The following text describes sexual assault and violence, and can be disturbing and/or triggering for some readers. Please find resources listed at the bottom of the article.
I have three different stories from three different periods in my life pertaining to three different relationships. Here they are:
1. In high school, before my freshman year at Penn, my parents went out of town. I invited some of my friends over to have a little get together before we all went off to college. It was getting pretty late, and people had started to go to bed. I was hanging out upstairs with some of my closest friends playing Never Have I Ever. I had to go to the bathroom, so I slipped out of the room. I forgot to lock the door, and one of my best guy friends came into the bathroom. We were really close, so I did not think much of it and just assumed that he had to go. When I got up, he came rushing towards me and started kissing me. I didn't know what to do, but I tried to tell him to get off of me. He would not listen, and since he was a good six inches taller than me and a hell of a lot stronger, I couldn't get away from him. My friends who were in the other room finally helped me after hearing a lot of banging and yelling from the bathroom. I have trouble trusting my guy friends now.
2. On the last day before summer vacation after freshman year, my friends and I went out to celebrate. We went to Smokes', and we were drinking and having a lot of fun. I had a flight at 10 a.m. the next day, so I set my alarm for 7 a.m. to finish packing. I met a really cute boy there that night who was an upperclassman. We had a fun night of consensual sex, and I slept over at his house. The next morning when I woke up, he was there on top of me, having sex with me while I had been asleep. I grabbed all of my belongings and ran out as fast as I could. That was the last time I slept at a guy’s house.
3. I have an older, adopted brother who is six years older than me. When I was four, he would take me to the woods and try to make me kiss him. He told me that he wanted to be my boyfriend, and that it was okay because he was adopted. I was four, and I didn’t know anything about anything, so I went along with it because I looked up to him. We had a basement in my old house with a guest bedroom. Once, while my parents thought we were playing video games, he made me take off all of my clothes and took pictures of me. Then he made me get in bed with him, and he took off his clothes… I did not comprehend any of it at the time, but all I remember after that was being really scared, and running as fast as I could up the stairs. He told me that if I ever told anyone about any of this, he would show his friends the pictures. I have never talked about any of this since it happened.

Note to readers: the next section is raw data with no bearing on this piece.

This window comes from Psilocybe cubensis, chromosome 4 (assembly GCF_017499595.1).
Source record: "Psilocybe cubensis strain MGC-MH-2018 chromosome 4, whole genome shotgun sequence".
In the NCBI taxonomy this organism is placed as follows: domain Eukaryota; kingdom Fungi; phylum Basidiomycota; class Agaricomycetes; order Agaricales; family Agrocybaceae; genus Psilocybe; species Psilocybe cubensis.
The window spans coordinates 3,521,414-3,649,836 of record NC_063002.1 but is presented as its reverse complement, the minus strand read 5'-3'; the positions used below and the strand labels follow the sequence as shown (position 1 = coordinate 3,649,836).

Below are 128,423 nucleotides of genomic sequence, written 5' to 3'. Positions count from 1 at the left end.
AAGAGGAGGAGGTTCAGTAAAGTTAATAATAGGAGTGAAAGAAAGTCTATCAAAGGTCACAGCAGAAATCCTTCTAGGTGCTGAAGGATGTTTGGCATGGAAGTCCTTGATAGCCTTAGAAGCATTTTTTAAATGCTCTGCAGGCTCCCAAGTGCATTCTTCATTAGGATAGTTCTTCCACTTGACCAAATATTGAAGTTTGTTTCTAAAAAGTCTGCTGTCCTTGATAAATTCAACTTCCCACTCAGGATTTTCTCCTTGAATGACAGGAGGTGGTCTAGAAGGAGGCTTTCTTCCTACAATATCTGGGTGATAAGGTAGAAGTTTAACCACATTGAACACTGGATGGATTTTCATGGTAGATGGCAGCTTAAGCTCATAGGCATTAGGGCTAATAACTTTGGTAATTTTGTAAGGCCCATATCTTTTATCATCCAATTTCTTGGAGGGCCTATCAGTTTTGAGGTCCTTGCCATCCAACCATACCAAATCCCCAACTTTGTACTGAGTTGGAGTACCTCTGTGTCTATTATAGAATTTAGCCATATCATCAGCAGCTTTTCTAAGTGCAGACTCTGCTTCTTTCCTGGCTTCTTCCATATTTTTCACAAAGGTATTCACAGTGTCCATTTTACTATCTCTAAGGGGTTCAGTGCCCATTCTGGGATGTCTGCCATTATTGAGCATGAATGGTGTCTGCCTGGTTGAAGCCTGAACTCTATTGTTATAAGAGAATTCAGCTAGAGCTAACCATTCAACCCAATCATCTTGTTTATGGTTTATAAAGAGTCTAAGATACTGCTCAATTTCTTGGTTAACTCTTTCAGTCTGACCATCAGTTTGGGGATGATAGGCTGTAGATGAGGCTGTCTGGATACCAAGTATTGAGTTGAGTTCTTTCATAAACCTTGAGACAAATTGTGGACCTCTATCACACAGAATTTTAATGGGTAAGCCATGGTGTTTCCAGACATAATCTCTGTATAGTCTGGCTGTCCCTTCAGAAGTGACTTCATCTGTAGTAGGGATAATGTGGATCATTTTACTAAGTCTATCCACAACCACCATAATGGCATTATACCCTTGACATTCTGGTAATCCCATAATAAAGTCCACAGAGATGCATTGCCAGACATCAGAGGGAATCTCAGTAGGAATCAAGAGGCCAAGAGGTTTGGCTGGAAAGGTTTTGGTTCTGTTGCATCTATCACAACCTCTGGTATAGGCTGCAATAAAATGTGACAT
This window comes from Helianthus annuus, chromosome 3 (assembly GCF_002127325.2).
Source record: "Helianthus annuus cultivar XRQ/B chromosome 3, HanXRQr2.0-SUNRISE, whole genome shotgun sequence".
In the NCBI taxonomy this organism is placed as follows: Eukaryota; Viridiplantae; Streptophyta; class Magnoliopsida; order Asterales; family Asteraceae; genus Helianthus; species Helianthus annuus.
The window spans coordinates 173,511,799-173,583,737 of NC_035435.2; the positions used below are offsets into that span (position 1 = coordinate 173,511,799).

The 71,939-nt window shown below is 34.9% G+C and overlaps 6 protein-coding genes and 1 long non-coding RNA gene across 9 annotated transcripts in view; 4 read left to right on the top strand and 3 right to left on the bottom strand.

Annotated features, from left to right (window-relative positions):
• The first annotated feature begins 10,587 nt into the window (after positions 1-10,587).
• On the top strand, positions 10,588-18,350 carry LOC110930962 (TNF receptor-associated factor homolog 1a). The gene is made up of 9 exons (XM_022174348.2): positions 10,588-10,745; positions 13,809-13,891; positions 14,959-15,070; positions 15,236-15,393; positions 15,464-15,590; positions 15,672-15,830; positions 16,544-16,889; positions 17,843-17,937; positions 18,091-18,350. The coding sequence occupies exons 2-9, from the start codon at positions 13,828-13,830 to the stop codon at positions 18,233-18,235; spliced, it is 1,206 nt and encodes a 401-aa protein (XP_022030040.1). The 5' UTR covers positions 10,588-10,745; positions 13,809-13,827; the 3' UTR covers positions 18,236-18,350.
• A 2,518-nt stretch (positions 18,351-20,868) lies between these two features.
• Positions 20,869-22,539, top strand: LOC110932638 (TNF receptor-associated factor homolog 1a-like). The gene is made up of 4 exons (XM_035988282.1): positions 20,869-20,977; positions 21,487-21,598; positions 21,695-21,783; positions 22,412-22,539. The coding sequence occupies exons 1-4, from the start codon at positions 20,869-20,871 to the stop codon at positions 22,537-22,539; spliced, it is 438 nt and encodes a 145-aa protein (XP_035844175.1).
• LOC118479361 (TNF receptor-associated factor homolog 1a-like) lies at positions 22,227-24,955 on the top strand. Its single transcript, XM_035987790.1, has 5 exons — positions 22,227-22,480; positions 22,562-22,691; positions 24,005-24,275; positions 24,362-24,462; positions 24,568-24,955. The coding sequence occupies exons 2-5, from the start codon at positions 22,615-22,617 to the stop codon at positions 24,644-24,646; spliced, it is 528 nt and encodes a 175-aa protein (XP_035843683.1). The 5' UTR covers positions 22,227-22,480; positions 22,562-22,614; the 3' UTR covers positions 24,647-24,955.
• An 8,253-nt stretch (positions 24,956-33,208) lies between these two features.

The HELP Line: 215-898-HELP:
A 24–hour–a–day phone number for members of the Penn community who seek help in navigating Penn's resources for health and wellness.
Counseling and Psychological Services: 215-898-7021 (active 24/7):
The counseling center for the University of Pennsylvania.
Student Health Service: 215-746-3535:
Student Health Service can provide medical evaluations and treatment to victims/survivors of sexual and relationship violence regardless of whether they make a report or seek additional resources. Both male and female providers can perform examinations, discuss testing and treatment of sexually transmissible infections, provide emergency contraception if necessary and arrange for referrals and follow up.
Reach–A–Peer Hotline - 215-573-2727 (every day from 9 p.m. to 1 a.m.):
A peer hotline to provide peer support, information, and referrals to Penn students.
Penn Violence Prevention: 3539 Locust Walk (Office Hours: 9 am – 5 pm), (215) 746-2642, Jessica Mertz (Director of Student Sexual Violence Prevention, Education) email@example.com,
Read the Penn Violence Prevention resource guide.
Sexual Trauma Treatment Outreach and Prevention Team:
A multidisciplinary team at CAPS dedicated to supporting students who have experienced sexual trauma.
Public Safety Special Services:
Trained personnel offer crisis intervention, accompaniment to legal and medical proceedings, options counseling and advocacy, and linkages to other community resources.